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A Primer: Definitions for understanding the Affordable Care Act

February 19, 2013

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ACTUARIAL VALUE: the percentage of total average costs for covered benefits (“Essential Health Benefits”) that a plan will cover.  The remainder, or “reciprocal” percentage, would be borne by the consumer.  A “quality” plan must have at least an Actuarial Value of 60% or higher (deemed “Minimal Value”).

AFFORDABLE: the contribution for an employee to participate in the lowest cost medical insurance plan option may not exceed 9.5% of an employee’s wages.  “Safe harbors” allow the use of employee income as opposed to “household” income and may be based on employee rate of pay or the Federal Poverty Level.

EXCHANGE: public exchanges, now called the “Marketplace”, are government run entities where individuals and employer groups of up to 99 employees may purchase quality and affordable health insurance plans from participating insurance companies.  For individuals, the Public Exchange is called the “American Health Benefits Exchange”, and, for small business, the “Small Business Health Options Program”, or, “SHOP”.  Each state has the option of establishing its own exchange, partnering with the federal government, or allowing for a fully federally facilitated exchange.  “Private” exchanges may also be created by various entities as an alternative source of insurance coverage.

ESSENTIAL HEALTH BENEFITS: health plans both in and out of the exchanges must provide “EHBs”, comprehensive medical and pharmacy coverage described in (at least) ten specific categories: ambulatory patient services; emergency services; hospitalization; maternity and newborn care; mental health and substance use disorder services (including behavioral health treatment); prescription drugs; rehabilitative and habilitative services and devices; laboratory services; preventive and wellness services and chronic disease management; and pediatric services (including oral and vision care).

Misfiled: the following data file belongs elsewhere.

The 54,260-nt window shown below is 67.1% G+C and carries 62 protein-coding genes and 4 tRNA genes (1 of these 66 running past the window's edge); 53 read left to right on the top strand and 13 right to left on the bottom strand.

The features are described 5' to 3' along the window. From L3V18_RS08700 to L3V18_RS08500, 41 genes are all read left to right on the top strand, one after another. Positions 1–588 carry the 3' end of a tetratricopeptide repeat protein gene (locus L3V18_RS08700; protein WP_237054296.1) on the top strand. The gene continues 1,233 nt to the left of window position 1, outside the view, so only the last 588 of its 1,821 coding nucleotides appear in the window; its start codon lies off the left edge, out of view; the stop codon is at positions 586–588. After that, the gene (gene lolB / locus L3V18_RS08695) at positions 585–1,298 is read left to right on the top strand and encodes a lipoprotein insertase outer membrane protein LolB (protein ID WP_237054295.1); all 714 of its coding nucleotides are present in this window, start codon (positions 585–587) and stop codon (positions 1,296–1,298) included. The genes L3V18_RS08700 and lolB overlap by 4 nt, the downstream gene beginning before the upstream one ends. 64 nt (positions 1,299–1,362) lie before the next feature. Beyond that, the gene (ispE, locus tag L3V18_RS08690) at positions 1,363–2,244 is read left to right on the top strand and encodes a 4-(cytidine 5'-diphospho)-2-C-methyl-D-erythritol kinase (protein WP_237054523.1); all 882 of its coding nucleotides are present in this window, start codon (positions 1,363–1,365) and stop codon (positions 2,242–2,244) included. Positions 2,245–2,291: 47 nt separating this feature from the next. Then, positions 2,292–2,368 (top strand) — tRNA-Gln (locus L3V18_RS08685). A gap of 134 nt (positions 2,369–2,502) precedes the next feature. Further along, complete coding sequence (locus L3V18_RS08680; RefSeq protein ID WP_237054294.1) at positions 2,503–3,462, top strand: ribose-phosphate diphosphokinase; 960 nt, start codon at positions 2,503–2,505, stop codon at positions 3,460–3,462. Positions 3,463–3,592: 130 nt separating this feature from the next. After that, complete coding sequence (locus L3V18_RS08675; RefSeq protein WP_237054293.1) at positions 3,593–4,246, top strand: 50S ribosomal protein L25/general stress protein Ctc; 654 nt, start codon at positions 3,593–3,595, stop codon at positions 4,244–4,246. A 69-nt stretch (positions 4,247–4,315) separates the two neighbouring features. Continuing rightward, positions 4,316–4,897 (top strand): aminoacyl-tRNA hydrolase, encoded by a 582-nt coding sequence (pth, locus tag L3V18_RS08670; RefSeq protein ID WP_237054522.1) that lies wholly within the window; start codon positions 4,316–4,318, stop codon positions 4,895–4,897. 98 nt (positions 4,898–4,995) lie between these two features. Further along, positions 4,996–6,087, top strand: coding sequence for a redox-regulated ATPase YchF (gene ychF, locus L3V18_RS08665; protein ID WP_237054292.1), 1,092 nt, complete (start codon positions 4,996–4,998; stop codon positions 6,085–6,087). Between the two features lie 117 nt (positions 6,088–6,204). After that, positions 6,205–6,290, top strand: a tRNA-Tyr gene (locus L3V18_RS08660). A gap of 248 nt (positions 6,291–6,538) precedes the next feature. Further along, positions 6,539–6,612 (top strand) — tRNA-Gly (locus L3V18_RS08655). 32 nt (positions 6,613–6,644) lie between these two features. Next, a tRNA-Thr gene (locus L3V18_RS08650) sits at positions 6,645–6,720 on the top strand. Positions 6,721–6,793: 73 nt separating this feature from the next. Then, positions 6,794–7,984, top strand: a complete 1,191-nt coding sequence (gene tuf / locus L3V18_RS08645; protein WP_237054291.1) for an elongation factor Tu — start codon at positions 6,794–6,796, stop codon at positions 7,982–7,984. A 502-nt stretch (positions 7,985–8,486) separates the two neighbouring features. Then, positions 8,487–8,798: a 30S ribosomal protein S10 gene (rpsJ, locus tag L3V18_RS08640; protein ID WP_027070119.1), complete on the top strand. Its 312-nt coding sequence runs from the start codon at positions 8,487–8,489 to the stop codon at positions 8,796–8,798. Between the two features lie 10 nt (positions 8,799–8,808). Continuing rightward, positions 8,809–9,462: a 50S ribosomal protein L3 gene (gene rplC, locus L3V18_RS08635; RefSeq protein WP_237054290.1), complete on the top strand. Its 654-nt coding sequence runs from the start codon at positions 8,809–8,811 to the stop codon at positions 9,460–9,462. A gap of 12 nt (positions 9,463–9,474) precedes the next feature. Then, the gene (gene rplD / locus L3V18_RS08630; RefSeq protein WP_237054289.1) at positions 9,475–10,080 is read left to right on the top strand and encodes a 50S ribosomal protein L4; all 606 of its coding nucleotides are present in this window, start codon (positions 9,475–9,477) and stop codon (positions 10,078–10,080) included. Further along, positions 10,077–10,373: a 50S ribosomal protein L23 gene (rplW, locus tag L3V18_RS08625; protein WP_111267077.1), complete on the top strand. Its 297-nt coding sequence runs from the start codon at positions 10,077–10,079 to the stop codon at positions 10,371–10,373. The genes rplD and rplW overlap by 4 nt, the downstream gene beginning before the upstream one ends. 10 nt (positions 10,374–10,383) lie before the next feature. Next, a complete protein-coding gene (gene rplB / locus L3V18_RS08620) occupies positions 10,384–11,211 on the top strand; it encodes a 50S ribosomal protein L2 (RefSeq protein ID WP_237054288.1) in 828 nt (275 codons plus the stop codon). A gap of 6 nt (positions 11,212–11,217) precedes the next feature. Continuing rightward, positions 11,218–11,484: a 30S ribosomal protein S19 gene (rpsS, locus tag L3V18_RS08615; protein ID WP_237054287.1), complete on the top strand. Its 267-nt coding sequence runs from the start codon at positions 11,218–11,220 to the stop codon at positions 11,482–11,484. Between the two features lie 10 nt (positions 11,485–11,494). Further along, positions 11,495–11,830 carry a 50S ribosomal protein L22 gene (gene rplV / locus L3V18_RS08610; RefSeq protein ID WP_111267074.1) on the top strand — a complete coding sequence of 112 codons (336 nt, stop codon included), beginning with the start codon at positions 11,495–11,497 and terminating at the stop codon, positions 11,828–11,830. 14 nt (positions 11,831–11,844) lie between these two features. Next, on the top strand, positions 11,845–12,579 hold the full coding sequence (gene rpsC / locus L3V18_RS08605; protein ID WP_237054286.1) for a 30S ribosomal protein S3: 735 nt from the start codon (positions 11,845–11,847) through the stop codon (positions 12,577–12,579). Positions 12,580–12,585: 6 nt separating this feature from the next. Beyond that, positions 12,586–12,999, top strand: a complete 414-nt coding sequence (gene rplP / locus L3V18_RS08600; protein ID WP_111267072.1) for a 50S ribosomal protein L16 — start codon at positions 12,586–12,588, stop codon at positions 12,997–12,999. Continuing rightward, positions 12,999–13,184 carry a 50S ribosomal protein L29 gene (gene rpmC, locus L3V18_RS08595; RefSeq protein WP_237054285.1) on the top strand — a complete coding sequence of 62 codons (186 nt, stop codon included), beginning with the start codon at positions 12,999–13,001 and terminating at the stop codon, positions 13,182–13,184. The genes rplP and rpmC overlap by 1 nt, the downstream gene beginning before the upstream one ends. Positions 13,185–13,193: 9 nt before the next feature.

FULL-TIME EMPLOYEE: employed, on average, 30 or more hours per week throughout a “measurement period”, most likely 12 consecutive calendar months.  Note: the measurement of a full-time employee is used to determine whether an employer is a “large group” and subject to potential penalties.  States such as Ohio and Kentucky have “small employer” eligibility provisions that require medical insurance to be offered to employees working, on average, at least 25 or more hours of service per week.

FULL-TIME EQUIVALENT EMPLOYEE: to determine a reportable count of employees for an employer, calculated by adding the total hours of service of those employees working less than 30 hours in a month and dividing by 120.  To be repeated each month for 12 consecutive months, with the aggregate sum divided by 12 for a monthly average.

HOURS OF SERVICE: used to calculate full-time employees and equivalents, each hour for which an employee is paid or entitled to payment, for work performed or not performed, which may include periods of vacation, holidays, illness, and jury duty.

LARGE GROUP EMPLOYER: an employer with 50 or more full-time and full-time equivalent employees, on average, during a “measurement period”.

MEASUREMENT PERIOD: or, “look back” for an employer, defined as not less than three but not more than 12 consecutive calendar months to determine if an employee worked, on average, 30 or more hours of service per week.  A “Standard” Measurement Period is defined similarly and is used to determine full-time status of an “Ongoing Employee”, as opposed to a “New Employee”.

SEASONAL WORKER: a worker that performs services on a seasonal basis, measured by no more than a four calendar month period.  A reasonable good faith interpretation of “seasonal” may be used by an employer.

SMALL GROUP EMPLOYER: an employer with less than 50 full-time and full-time equivalent employees, on average, during a measurement period.

STABILITY PERIOD: after an employee has been determined to be full-time, the period of time which an employee is to be offered coverage; generally, the same as the “measurement period”.  The “Administrative Period” will precede the stability period, thought of as the “waiting period” before which coverage becomes effective.  May not exceed 90 days under ACA.

VARIABLE HOUR EMPLOYEE: based on the facts and circumstances at an employee’s hire date, a new employee may be deemed a “variable hour employee” if it cannot be determined that the employee is reasonably expected to work, on average, 30 or more hours of service per week.

All content provided in this article is for informational purposes only. Matters discussed in this article are subject to change. For up-to-date information on this subject please contact a Clark Schaefer Hackett professional. Clark Schaefer Hackett will not be held responsible for any claim, loss, damage or inconvenience caused as a result of any information within these pages or any information accessed through this site.

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